Many visitors to Canada will be exposed to Inuit art (Eskimo art) sculptures while touring the nation. These are the spectacular handmade sculptures sculpted from stone by the Inuit artists living in the northern Arctic areas of Canada. While in some of the significant Canadian cities (Toronto, Vancouver, Montreal, Ottawa, and Quebec City) or other tourist areas popular with worldwide visitors such as Banff, Inuit sculptures will be seen at numerous retail stores and displayed at some museums. Since Inuit art has been getting a growing number of global exposure, people might be seeing this Canadian fine art form at museums and galleries situated outside Canada too. As a result, it will be natural for many tourists and art collectors to choose that they would like to buy Inuit sculptures as great souvenirs for their houses or as extremely distinct presents for others. Presuming that the objective is to acquire an genuine piece of Inuit art instead of a cheap tourist imitation, the concern occurs on how does one differentiate the real thing from the fakes?
It would be pretty frustrating to bring home a piece just to learn later that it isn't really authentic or perhaps made in Canada. If one is lucky enough to be traveling in the Canadian Arctic where the Inuit live and make their terrific artwork, then it can be safely presumed that any Inuit art piece bought from a local northern store or directly from an Inuit carver would be genuine. One would need to be more cautious elsewhere in Canada, especially in tourist locations where all sorts of other Canadian mementos such as t-shirts, hockey jerseys, postcards, key chains, maple syrup, and other Native Canadian arts are offered.
The safest locations to buy Inuit sculptures to ensure credibility are constantly the reputable galleries that specialize in Canadian Inuit art and Eskimo art. Some of these galleries have advertisements in the city tour guide discovered in hotels.
Reputable Inuit art galleries are also noted in Inuit Art Quarterly magazine which is dedicated entirely to Inuit art. When one walks into these galleries, one will see that there will be just Inuit art and perhaps Native art however none of the other usual tourist keepsakes such as t-shirts or postcards . The Inuit sculpture might be signed by the carver either in English or Inuit syllabics however not all genuine pieces are signed.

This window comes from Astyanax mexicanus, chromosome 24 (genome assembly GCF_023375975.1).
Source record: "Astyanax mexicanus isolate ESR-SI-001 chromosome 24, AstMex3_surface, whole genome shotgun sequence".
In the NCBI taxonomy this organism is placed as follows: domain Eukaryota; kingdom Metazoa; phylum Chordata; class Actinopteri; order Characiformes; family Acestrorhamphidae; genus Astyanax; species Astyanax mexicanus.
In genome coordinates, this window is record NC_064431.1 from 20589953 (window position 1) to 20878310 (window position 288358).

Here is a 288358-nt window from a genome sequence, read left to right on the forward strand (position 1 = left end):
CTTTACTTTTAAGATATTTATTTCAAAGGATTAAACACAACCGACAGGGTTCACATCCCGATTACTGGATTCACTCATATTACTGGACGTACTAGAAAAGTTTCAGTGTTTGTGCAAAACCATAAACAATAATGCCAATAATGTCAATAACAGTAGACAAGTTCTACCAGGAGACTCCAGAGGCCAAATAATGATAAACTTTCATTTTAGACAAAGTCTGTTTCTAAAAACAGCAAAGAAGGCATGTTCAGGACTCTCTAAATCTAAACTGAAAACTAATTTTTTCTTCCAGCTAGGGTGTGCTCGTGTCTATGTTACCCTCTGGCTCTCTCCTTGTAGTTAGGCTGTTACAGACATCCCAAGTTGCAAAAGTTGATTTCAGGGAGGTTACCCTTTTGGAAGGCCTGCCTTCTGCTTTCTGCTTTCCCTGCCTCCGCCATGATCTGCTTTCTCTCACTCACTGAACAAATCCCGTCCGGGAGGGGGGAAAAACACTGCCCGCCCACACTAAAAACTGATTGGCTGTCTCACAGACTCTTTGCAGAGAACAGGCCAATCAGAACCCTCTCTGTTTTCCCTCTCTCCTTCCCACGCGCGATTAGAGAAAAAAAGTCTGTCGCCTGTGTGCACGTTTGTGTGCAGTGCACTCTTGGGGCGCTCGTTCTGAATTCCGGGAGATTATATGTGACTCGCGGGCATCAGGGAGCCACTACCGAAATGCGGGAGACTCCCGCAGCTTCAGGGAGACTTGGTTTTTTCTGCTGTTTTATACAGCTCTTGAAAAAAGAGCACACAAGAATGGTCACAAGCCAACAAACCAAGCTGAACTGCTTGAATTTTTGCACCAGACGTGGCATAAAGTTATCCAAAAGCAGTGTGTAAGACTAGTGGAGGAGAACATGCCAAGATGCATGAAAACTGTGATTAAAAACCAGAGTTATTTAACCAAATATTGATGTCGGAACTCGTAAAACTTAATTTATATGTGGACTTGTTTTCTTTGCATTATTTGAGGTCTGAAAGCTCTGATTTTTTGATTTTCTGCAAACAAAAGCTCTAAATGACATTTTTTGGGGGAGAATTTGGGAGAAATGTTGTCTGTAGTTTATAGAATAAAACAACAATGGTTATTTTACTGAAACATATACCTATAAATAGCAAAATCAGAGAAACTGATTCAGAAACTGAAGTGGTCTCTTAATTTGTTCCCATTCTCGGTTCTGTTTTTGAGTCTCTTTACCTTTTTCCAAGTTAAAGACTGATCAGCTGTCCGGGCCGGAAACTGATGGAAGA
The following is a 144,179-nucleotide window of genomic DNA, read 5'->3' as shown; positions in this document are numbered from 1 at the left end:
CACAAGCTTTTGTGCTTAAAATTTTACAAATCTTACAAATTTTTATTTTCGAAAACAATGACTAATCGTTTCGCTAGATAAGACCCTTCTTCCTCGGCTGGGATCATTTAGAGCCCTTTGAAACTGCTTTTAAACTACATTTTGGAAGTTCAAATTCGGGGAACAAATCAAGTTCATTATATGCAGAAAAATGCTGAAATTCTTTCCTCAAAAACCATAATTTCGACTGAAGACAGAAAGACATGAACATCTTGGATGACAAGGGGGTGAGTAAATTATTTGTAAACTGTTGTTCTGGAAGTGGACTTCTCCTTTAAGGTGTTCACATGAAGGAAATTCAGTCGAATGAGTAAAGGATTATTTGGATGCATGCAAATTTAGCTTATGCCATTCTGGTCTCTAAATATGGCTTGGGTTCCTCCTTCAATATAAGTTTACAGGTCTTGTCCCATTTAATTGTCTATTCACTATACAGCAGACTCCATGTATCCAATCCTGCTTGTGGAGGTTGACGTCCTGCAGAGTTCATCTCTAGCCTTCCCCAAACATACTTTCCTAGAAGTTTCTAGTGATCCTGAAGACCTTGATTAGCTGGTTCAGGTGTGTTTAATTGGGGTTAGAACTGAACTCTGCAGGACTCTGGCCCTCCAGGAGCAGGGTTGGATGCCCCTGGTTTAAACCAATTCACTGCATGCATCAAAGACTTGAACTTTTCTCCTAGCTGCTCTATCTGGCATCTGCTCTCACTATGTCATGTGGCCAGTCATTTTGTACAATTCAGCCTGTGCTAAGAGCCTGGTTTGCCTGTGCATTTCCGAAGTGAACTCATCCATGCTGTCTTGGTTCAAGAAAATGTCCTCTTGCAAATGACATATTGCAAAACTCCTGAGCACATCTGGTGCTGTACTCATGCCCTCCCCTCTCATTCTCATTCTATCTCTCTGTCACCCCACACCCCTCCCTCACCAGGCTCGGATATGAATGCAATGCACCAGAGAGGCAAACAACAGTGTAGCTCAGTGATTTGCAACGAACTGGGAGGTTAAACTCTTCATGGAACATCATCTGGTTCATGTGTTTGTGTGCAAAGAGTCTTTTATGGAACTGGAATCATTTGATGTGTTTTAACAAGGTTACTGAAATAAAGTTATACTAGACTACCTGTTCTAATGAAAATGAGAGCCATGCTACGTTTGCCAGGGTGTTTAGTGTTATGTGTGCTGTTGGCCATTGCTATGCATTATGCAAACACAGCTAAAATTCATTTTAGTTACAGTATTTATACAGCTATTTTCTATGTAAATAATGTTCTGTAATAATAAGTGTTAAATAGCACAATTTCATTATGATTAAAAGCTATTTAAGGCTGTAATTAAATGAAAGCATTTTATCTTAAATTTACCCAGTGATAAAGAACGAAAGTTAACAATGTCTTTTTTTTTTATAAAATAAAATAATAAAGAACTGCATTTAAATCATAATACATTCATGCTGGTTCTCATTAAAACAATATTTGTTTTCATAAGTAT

Some of these Inuit art galleries likewise have websites so you could shop and buy authentic Inuit art sculpture from home anywhere in the world. In addition to these street retail specialty galleries, there are now credible online galleries that also specialize in genuine Inuit art.
Some traveler stores do carry genuine Inuit art as well as the other touristy souvenirs in order to cater to all types of travelers. Authentic Inuit sculpture is carved from stone and for that reason must have some weight or mass to it. An authentic Inuit sculpture is a one of a kind piece of artwork and absolutely nothing else on the store shelves will look precisely like it.
Where it becomes harder to figure out credibility are with the reproductions that are likewise made of stone. This can be a real gray area to those not familiar with genuine Inuit art. They do have mass and may even have some type of tag indicating that it was handmade however if there are other pieces on the shelves that look too comparable in detail, they are most likely not genuine. If a seller declares that such as piece is genuine, ask to see the official Igloo tag that features it which will know on the artist, area where it was made and the year it was sculpted. If Kurt Criter Denver the Igloo tag is not offered, carry on. The authentic pieces with the accompanying official Igloo tags will always be the highest priced and are typically kept in a separate ( maybe even locked) shelf within the shop.
Because Inuit art has been getting more and more worldwide direct exposure, individuals might be seeing this Canadian fine art kind at galleries and museums located outside Canada too. If one is fortunate enough to be taking a trip in the Canadian Arctic where the Inuit live and make their wonderful art work, then it can be securely assumed that any Inuit art piece acquired from a local northern store or straight from an Inuit carver would be authentic. Credible Inuit art galleries are likewise listed in Inuit Art Quarterly magazine which is devoted completely to Inuit art. The Inuit sculpture might be signed by the carver either in English or Inuit syllabics but not all authentic pieces are signed. Some of these Inuit art galleries also have sites so you could shop and purchase genuine Inuit art sculpture from house anywhere in the world.